Quebec Decries ‘Shocking’ Bombardier Bonuses After Taxpayer AidBy
Compensation for Montreal firm’s top six executives jumps 50%
Province invested $1 billion in C Series jet program last year
Bombardier Inc. should review the bonuses it awarded top executives after taxpayers helped underwrite the company’s still-fragile recovery, Quebec Finance Minister Carlos Leitao said.
“People are shocked, and I’m shocked” at the compensation, Leitao told Quebec’s TVA television network in an interview Friday. “I’m urging the board to rethink the compensation policy. I’m inviting them to review all this even before the next board meeting.”
Bombardier is sparking public anger after compensation for its six highest-paid executives jumped almost 50 percent last year to about $32.7 million, even as the maker of planes and trains received government aid and announced plans to cut more than 14,000 jobs. Quebec has invested $1 billion in Bombardier’s C Series jetliner program, which entered service more than two years late and billions of dollars over budget.
“A 50 percent pay raise is pretty excessive,” said John Stephenson, chief executive officer of Stephenson & Co. Capital Management, who sold his Bombardier holdings earlier this year. “It’s an issue when you are at the public trough and the public really isn’t getting their money’s worth. It stretches credibility. It’s a continuation of the theme of entitlement.”
Absent a “shareholder revolt,” Bombardier investors probably won’t be able to claw back the executive bonuses, Stephenson said.
Bombardier didn’t immediately respond to a request for comment. Compensation practices “are aligned with Bombardier’s performance in light of applicable circumstances and reflect competitive market practices,” the manufacturer said in a filing.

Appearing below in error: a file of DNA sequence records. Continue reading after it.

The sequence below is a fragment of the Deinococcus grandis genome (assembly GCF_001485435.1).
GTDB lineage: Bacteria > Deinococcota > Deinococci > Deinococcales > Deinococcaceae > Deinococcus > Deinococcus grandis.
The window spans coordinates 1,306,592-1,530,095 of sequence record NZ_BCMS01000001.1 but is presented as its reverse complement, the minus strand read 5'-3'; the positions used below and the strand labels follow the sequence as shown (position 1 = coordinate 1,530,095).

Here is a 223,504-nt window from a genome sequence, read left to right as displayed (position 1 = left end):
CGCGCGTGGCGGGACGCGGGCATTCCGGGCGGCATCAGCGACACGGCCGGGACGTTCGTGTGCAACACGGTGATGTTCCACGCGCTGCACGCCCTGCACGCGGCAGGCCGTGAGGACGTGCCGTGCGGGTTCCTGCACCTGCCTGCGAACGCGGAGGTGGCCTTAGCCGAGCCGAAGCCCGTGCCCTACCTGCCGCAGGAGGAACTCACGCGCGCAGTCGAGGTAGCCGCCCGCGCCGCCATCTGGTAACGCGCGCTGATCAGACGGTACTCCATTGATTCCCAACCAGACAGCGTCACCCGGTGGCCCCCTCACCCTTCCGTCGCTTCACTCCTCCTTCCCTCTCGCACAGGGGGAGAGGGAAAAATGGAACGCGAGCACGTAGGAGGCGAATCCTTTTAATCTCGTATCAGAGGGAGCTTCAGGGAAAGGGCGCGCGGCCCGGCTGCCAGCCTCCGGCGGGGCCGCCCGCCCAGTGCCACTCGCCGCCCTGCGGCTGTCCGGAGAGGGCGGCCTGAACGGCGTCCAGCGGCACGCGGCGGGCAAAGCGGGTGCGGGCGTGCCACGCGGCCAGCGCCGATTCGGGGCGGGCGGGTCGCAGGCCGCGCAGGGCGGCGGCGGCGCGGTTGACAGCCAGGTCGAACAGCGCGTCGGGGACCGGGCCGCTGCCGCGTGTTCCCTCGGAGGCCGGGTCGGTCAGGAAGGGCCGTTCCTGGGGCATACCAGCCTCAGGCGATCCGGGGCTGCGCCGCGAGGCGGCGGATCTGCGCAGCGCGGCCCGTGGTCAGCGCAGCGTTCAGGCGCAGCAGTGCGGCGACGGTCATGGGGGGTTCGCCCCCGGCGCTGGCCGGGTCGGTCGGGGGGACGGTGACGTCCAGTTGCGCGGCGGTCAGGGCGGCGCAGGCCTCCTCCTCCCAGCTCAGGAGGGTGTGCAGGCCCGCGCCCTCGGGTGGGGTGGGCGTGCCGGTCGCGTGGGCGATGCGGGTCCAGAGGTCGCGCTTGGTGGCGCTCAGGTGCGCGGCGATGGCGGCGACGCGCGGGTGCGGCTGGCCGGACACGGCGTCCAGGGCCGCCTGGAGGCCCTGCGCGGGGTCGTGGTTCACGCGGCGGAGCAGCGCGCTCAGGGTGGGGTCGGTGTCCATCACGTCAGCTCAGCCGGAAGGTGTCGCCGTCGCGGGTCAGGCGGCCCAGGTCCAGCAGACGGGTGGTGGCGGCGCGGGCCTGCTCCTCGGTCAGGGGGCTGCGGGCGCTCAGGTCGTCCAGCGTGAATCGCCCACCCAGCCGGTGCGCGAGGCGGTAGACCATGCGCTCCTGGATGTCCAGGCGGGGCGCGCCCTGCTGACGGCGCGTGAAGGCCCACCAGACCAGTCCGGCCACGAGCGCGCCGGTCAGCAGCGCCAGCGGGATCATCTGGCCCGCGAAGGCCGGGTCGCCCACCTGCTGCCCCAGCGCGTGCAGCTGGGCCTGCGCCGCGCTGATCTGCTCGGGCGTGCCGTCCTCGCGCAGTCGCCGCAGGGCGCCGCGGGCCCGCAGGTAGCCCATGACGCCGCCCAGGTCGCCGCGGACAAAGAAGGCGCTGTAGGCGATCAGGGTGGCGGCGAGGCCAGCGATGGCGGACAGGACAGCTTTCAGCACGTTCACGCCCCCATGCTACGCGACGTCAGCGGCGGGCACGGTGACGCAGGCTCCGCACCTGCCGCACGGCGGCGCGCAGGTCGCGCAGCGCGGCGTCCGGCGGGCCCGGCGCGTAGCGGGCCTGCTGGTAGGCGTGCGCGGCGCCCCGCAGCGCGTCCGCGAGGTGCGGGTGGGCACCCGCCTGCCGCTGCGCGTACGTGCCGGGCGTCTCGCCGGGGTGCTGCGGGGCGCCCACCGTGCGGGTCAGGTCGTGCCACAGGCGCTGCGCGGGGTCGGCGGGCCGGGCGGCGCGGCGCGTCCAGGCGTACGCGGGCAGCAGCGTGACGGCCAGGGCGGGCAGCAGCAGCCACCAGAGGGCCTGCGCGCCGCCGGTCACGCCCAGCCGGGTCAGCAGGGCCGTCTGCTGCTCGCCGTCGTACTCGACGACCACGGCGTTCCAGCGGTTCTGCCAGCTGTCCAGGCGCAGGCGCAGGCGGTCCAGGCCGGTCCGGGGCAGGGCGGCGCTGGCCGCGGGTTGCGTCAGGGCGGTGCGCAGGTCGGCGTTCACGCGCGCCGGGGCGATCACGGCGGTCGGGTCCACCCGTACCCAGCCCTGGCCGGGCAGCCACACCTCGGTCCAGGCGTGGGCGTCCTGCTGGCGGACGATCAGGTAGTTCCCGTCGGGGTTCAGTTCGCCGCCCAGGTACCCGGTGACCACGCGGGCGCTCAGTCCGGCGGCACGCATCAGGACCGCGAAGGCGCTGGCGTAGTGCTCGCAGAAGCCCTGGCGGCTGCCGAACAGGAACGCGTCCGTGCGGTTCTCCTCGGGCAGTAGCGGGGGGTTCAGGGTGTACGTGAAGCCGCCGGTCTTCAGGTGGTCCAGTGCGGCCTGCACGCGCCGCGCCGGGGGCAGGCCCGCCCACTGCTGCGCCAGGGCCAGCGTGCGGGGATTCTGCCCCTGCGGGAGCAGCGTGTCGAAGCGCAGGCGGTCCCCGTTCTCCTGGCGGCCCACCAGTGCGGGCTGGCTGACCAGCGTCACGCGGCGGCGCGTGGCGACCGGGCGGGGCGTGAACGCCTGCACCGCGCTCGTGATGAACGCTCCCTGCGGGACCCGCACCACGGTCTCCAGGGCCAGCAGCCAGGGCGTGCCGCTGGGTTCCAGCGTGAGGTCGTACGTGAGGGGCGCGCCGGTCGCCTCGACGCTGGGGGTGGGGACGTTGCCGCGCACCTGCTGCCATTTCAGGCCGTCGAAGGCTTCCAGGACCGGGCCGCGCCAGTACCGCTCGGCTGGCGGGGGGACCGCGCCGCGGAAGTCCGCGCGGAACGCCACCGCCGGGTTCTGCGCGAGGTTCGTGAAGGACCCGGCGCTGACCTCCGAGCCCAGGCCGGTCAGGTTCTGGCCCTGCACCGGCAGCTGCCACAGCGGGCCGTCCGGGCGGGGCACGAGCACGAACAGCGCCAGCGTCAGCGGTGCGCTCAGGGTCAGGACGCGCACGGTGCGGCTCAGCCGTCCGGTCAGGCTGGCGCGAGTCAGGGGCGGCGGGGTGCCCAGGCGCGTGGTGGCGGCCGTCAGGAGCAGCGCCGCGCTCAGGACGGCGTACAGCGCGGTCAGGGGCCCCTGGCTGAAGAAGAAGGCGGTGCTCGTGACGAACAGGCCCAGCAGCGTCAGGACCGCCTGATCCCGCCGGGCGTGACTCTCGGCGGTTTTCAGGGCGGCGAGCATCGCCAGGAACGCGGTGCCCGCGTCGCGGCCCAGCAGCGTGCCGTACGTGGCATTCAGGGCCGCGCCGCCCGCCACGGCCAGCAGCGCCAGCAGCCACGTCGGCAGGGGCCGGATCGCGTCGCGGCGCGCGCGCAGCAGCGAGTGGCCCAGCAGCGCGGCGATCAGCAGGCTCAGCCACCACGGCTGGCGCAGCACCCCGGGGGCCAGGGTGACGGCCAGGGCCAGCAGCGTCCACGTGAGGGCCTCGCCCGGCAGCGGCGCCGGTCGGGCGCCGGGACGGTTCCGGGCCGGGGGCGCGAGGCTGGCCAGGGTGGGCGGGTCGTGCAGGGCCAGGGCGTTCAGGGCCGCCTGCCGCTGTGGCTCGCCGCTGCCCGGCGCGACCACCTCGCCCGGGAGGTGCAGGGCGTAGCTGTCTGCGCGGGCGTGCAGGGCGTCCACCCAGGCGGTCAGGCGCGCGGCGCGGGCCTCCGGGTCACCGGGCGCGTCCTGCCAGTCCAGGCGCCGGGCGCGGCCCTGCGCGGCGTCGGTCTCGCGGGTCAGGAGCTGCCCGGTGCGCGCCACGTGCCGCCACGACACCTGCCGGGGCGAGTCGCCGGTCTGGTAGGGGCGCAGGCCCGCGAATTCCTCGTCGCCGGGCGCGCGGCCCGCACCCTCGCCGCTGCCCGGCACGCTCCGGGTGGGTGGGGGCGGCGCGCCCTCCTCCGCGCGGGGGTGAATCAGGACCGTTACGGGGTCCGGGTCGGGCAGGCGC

The company’s widely traded Class B shares fell 1.4 percent to C$2.06 at 3:10 p.m. in Toronto. The stock advanced 62 percent last year, more than tripling the gain of Canada’s benchmark S&P/TSX Composite Index. Last year’s increase followed a 68 percent plunge in 2015, the year the company hired Alain Bellemare as CEO.
Bellemare, who’s spearheading a five-year turnaround plan, saw his compensation climb 48 percent to $9.5 million, including a $2.4 million bonus. Executive Chairman Pierre Beaudoin, whose family controls the company via a majority of the multiple voting shares, made $5.3 million -- a 37 percent increase.
Under Bellemare’s watch, Bombardier landed a critical lifeline for the C Series with a $5.6 billion order from Delta Air Lines Inc. last year. The airline’s CEO, Ed Bastian, cited Quebec’s support as a key reason behind his decision to buy at least 75 of the jets. Bombardier also won a major order from Air Canada.
Leitao, who said Bombardier occupies a “special place in the Quebec psyche,” said the company’s turnaround is underway but not yet complete. Bombardier forecasts that the C Series program won’t become cash-flow neutral before 2020.
“Let’s wait until we congratulate ourselves over this success,” he said. “The company is trying to restructure itself, very well, but it’s shocking to see such bonuses.”
Last month, Canada’s federal government agreed to provide C$372.5 million ($280 million) in support for the C Series and the Global 7000 business jet program after more than a year of discussions. The federal assistance gave Bombardier an additional cushion, while falling far short of the $1 billion in aid the company had initially sought.
News of the Bombardier executive pay increases has generated considerable media coverage in Quebec, with many commentators criticizing what they called the unfairness of the bonuses in light of taxpayer support.
“All you can say is that it insults people.” Dave Chartrand, Quebec Coordinator at the International Association of Machinists and Aerospace Workers, which represents Bombardier employees, said in an interview with Ici Radio-Canada television.
Besides Quebec’s investment in the C Series, Bombardier also received a $1.5 billion cash injection from Caisse de Depot et Placement du Quebec, the provincially owned pension fund manager.
“The optics aren’t great, to put it mildly,” said Dan Fong, an analyst at Veritas Investment Research Corp. in Toronto, who says investors should sell Bombardier. “If there was any other government support being contemplated in the next year or so, that’s probably going to be reconsidered in light of what’s in the filing.”